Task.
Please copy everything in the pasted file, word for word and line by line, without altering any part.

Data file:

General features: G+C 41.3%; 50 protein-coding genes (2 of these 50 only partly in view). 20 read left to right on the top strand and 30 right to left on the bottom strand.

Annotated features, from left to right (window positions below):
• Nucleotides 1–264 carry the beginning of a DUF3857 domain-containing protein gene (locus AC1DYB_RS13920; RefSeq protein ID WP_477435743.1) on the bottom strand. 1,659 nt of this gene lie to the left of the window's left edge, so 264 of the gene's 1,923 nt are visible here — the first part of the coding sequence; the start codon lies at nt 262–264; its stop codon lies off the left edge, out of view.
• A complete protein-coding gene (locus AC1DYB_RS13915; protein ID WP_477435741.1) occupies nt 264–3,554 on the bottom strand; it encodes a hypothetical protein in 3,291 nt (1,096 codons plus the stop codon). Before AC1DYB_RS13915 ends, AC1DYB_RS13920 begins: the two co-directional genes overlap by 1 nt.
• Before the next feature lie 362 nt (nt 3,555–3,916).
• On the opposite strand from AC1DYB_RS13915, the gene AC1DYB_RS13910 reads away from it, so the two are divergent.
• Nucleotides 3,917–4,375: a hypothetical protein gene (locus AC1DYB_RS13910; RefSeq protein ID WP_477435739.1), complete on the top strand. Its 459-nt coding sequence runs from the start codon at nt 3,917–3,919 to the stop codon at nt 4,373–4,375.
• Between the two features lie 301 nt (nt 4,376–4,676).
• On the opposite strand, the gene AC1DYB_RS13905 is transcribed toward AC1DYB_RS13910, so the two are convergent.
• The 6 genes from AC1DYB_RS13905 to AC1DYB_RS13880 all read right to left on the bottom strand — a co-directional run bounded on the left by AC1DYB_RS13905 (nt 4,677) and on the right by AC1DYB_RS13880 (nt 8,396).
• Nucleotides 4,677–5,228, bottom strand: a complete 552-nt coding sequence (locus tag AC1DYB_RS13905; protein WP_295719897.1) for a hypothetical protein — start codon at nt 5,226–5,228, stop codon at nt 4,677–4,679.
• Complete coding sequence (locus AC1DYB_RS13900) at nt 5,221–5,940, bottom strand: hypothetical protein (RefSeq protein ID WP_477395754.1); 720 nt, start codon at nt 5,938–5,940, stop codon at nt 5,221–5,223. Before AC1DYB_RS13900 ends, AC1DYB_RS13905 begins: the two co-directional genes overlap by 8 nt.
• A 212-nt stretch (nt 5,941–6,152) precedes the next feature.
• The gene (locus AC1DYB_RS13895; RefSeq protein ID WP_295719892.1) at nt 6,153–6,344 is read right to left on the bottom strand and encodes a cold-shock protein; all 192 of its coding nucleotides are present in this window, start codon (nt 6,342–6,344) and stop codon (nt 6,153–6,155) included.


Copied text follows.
General features: G+C 41.3%; 50 protein-coding genes (2 of these 50 only partly in view). 20 read left to right on the top strand and 30 right to left on the bottom strand.

Annotated features, from left to right (window positions below):
• Nucleotides 1–264 carry the beginning of a DUF3857 domain-containing protein gene (locus AC1DYB_RS13920; RefSeq protein ID WP_477435743.1) on the bottom strand. 1,659 nt of this gene lie to the left of the window's left edge, so 264 of the gene's 1,923 nt are visible here — the first part of the coding sequence; the start codon lies at nt 262–264; its stop codon lies off the left edge, out of view.
• A complete protein-coding gene (locus AC1DYB_RS13915; protein ID WP_477435741.1) occupies nt 264–3,554 on the bottom strand; it encodes a hypothetical protein in 3,291 nt (1,096 codons plus the stop codon). Before AC1DYB_RS13915 ends, AC1DYB_RS13920 begins: the two co-directional genes overlap by 1 nt.
• Before the next feature lie 362 nt (nt 3,555–3,916).
• On the opposite strand from AC1DYB_RS13915, the gene AC1DYB_RS13910 reads away from it, so the two are divergent.
• Nucleotides 3,917–4,375: a hypothetical protein gene (locus AC1DYB_RS13910; RefSeq protein ID WP_477435739.1), complete on the top strand. Its 459-nt coding sequence runs from the start codon at nt 3,917–3,919 to the stop codon at nt 4,373–4,375.
• Between the two features lie 301 nt (nt 4,376–4,676).
• On the opposite strand, the gene AC1DYB_RS13905 is transcribed toward AC1DYB_RS13910, so the two are convergent.
• The 6 genes from AC1DYB_RS13905 to AC1DYB_RS13880 all read right to left on the bottom strand — a co-directional run bounded on the left by AC1DYB_RS13905 (nt 4,677) and on the right by AC1DYB_RS13880 (nt 8,396).
• Nucleotides 4,677–5,228, bottom strand: a complete 552-nt coding sequence (locus tag AC1DYB_RS13905; protein WP_295719897.1) for a hypothetical protein — start codon at nt 5,226–5,228, stop codon at nt 4,677–4,679.
• Complete coding sequence (locus AC1DYB_RS13900) at nt 5,221–5,940, bottom strand: hypothetical protein (RefSeq protein ID WP_477395754.1); 720 nt, start codon at nt 5,938–5,940, stop codon at nt 5,221–5,223. Before AC1DYB_RS13900 ends, AC1DYB_RS13905 begins: the two co-directional genes overlap by 8 nt.
• A 212-nt stretch (nt 5,941–6,152) precedes the next feature.
• The gene (locus AC1DYB_RS13895; RefSeq protein ID WP_295719892.1) at nt 6,153–6,344 is read right to left on the bottom strand and encodes a cold-shock protein; all 192 of its coding nucleotides are present in this window, start codon (nt 6,342–6,344) and stop codon (nt 6,153–6,155) included.